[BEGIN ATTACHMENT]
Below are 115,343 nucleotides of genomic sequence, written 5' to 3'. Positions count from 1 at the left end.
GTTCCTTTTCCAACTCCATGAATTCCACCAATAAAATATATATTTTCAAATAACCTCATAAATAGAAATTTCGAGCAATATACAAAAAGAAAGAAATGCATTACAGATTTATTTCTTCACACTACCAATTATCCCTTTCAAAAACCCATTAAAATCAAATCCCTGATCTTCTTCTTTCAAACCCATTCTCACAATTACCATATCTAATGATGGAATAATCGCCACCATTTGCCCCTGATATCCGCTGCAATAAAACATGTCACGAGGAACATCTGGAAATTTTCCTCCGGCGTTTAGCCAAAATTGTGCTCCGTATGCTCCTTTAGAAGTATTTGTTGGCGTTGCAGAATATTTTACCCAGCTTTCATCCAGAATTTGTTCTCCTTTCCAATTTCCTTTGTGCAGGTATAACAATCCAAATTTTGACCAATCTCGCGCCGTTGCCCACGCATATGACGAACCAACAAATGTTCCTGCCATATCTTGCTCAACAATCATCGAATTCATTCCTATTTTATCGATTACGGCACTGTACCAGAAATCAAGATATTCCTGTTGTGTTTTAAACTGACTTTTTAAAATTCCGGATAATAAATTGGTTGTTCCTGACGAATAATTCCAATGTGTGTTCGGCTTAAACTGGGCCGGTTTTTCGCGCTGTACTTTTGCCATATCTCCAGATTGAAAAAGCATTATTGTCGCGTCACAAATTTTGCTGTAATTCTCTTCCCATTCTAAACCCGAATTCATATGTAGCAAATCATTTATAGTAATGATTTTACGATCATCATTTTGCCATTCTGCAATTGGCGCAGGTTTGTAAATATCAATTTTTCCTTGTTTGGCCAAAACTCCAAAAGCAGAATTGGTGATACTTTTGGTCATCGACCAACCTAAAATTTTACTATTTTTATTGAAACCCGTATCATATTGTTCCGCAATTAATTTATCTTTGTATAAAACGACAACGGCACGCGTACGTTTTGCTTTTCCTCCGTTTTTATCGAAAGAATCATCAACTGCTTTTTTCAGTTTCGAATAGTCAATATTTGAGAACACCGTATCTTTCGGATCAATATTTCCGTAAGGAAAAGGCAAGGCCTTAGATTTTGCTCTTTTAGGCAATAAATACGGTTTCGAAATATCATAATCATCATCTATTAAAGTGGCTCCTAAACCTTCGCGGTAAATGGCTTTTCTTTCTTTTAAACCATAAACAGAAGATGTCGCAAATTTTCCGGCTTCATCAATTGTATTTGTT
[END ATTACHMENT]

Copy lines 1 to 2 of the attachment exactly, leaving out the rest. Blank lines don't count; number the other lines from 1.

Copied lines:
Below are 115,343 nucleotides of genomic sequence, written 5' to 3'. Positions count from 1 at the left end.
GTTCCTTTTCCAACTCCATGAATTCCACCAATAAAATATATATTTTCAAATAACCTCATAAATAGAAATTTCGAGCAATATACAAAAAGAAAGAAATGCATTACAGATTTATTTCTTCACACTACCAATTATCCCTTTCAAAAACCCATTAAAATCAAATCCCTGATCTTCTTCTTTCAAACCCATTCTCACAATTACCATATCTAATGATGGAATAATCGCCACCATTTGCCCCTGATATCCGCTGCAATAAAACATGTCACGAGGAACATCTGGAAATTTTCCTCCGGCGTTTAGCCAAAATTGTGCTCCGTATGCTCCTTTAGAAGTATTTGTTGGCGTTGCAGAATATTTTACCCAGCTTTCATCCAGAATTTGTTCTCCTTTCCAATTTCCTTTGTGCAGGTATAACAATCCAAATTTTGACCAATCTCGCGCCGTTGCCCACGCATATGACGAACCAACAAATGTTCCTGCCATATCTTGCTCAACAATCATCGAATTCATTCCTATTTTATCGATTACGGCACTGTACCAGAAATCAAGATATTCCTGTTGTGTTTTAAACTGACTTTTTAAAATTCCGGATAATAAATTGGTTGTTCCTGACGAATAATTCCAATGTGTGTTCGGCTTAAACTGGGCCGGTTTTTCGCGCTGTACTTTTGCCATATCTCCAGATTGAAAAAGCATTATTGTCGCGTCACAAATTTTGCTGTAATTCTCTTCCCATTCTAAACCCGAATTCATATGTAGCAAATCATTTATAGTAATGATTTTACGATCATCATTTTGCCATTCTGCAATTGGCGCAGGTTTGTAAATATCAATTTTTCCTTGTTTGGCCAAAACTCCAAAAGCAGAATTGGTGATACTTTTGGTCATCGACCAACCTAAAATTTTACTATTTTTATTGAAACCCGTATCATATTGTTCCGCAATTAATTTATCTTTGTATAAAACGACAACGGCACGCGTACGTTTTGCTTTTCCTCCGTTTTTATCGAAAGAATCATCAACTGCTTTTTTCAGTTTCGAATAGTCAATATTTGAGAACACCGTATCTTTCGGATCAATATTTCCGTAAGGAAAAGGCAAGGCCTTAGATTTTGCTCTTTTAGGCAATAAATACGGTTTCGAAATATCATAATCATCATCTATTAAAGTGGCTCCTAAACCTTCGCGGTAAATGGCTTTTCTTTCTTTTAAACCATAAACAGAAGATGTCGCAAATTTTCCGGCTTCATCAATTGTATTTGTT